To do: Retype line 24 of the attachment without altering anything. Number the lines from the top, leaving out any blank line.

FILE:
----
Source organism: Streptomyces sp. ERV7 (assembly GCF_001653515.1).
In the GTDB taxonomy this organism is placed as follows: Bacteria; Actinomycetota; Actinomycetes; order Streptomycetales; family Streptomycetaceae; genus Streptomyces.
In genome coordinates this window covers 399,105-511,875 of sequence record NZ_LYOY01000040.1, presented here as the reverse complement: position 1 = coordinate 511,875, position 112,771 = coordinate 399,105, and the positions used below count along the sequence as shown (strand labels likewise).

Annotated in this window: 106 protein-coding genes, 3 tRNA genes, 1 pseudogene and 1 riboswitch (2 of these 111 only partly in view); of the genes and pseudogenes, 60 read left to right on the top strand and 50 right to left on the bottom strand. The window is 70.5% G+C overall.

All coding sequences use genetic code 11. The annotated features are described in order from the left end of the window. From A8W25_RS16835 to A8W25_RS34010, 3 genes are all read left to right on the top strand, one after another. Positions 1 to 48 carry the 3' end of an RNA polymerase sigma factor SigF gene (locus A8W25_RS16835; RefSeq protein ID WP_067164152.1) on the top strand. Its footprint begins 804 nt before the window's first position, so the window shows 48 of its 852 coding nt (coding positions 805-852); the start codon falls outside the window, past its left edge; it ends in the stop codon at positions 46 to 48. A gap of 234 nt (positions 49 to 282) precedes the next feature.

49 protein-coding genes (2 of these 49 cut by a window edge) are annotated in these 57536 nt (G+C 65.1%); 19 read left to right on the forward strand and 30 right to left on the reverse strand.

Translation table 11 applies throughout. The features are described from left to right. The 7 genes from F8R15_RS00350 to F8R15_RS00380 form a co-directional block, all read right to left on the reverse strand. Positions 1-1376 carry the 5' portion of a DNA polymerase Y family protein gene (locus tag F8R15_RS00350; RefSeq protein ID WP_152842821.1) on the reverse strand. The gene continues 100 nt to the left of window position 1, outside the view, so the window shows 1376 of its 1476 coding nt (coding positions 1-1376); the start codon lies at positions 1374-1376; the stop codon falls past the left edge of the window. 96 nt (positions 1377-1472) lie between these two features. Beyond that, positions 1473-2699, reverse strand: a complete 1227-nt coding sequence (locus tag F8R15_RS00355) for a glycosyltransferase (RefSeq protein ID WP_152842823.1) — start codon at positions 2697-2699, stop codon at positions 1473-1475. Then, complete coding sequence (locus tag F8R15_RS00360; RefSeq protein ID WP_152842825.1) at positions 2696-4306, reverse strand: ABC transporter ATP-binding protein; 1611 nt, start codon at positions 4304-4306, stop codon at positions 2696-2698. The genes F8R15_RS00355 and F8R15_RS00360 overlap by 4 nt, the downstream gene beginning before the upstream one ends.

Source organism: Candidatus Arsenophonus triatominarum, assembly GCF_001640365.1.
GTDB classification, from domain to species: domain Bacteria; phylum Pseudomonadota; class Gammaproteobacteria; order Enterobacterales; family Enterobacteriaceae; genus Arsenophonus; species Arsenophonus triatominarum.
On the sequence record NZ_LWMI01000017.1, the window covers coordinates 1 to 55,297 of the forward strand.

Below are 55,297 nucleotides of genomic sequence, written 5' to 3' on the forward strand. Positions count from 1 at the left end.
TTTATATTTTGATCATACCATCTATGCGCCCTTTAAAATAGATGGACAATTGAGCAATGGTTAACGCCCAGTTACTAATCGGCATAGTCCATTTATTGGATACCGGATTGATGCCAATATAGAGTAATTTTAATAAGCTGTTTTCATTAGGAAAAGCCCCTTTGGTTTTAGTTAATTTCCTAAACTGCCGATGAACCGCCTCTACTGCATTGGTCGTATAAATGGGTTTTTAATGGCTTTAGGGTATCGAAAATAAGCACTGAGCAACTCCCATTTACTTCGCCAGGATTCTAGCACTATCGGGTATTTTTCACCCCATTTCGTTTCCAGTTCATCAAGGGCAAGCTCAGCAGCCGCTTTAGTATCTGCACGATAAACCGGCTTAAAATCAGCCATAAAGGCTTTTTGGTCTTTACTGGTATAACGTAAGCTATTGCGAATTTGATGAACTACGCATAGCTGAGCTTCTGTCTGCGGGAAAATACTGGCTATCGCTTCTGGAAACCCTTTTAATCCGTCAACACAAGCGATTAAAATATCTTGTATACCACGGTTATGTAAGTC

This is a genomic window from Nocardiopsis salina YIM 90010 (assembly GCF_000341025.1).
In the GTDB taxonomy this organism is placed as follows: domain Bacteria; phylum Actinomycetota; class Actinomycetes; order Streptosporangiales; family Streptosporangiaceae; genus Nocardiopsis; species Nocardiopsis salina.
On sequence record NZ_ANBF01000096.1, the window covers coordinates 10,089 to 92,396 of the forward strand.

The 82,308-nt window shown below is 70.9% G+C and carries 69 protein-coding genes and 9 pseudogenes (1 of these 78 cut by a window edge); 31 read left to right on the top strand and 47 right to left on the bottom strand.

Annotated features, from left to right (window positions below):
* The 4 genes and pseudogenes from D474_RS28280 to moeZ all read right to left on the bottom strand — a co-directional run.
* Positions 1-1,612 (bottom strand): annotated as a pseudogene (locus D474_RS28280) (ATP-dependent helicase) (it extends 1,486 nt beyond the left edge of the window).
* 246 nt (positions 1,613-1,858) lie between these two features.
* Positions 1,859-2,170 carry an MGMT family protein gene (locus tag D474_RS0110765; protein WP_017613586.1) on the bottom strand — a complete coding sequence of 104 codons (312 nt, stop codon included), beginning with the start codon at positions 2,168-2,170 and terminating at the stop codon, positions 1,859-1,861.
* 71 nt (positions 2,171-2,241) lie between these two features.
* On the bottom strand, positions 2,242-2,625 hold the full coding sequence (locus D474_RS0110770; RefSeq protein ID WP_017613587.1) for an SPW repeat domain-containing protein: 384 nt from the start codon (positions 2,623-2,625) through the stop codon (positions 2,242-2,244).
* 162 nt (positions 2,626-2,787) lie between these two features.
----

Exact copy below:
* 162 nt (positions 2,626-2,787) lie between these two features.